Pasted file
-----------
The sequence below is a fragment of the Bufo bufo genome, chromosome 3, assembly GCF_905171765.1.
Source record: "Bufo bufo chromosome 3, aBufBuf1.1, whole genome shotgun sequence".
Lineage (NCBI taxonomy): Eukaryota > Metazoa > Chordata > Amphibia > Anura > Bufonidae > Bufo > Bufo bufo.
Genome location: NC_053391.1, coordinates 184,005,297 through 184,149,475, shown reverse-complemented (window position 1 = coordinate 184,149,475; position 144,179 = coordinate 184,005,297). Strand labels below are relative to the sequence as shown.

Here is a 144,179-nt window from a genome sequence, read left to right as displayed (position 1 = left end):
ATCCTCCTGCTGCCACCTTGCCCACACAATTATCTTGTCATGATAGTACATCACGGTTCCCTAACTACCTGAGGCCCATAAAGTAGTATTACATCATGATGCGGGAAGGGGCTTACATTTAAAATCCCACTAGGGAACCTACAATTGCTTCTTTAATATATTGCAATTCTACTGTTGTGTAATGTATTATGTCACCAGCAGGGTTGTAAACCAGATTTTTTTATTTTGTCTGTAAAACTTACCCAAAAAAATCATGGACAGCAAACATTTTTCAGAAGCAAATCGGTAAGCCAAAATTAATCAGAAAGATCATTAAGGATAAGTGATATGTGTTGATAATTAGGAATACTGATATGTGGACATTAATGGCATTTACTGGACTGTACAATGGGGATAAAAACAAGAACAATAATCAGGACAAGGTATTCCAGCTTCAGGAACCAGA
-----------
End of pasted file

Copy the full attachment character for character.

The sequence below is a fragment of the Bufo bufo genome, chromosome 3, assembly GCF_905171765.1.
Source record: "Bufo bufo chromosome 3, aBufBuf1.1, whole genome shotgun sequence".
Lineage (NCBI taxonomy): Eukaryota > Metazoa > Chordata > Amphibia > Anura > Bufonidae > Bufo > Bufo bufo.
Genome location: NC_053391.1, coordinates 184,005,297 through 184,149,475, shown reverse-complemented (window position 1 = coordinate 184,149,475; position 144,179 = coordinate 184,005,297). Strand labels below are relative to the sequence as shown.

Here is a 144,179-nt window from a genome sequence, read left to right as displayed (position 1 = left end):
ATCCTCCTGCTGCCACCTTGCCCACACAATTATCTTGTCATGATAGTACATCACGGTTCCCTAACTACCTGAGGCCCATAAAGTAGTATTACATCATGATGCGGGAAGGGGCTTACATTTAAAATCCCACTAGGGAACCTACAATTGCTTCTTTAATATATTGCAATTCTACTGTTGTGTAATGTATTATGTCACCAGCAGGGTTGTAAACCAGATTTTTTTATTTTGTCTGTAAAACTTACCCAAAAAAATCATGGACAGCAAACATTTTTCAGAAGCAAATCGGTAAGCCAAAATTAATCAGAAAGATCATTAAGGATAAGTGATATGTGTTGATAATTAGGAATACTGATATGTGGACATTAATGGCATTTACTGGACTGTACAATGGGGATAAAAACAAGAACAATAATCAGGACAAGGTATTCCAGCTTCAGGAACCAGA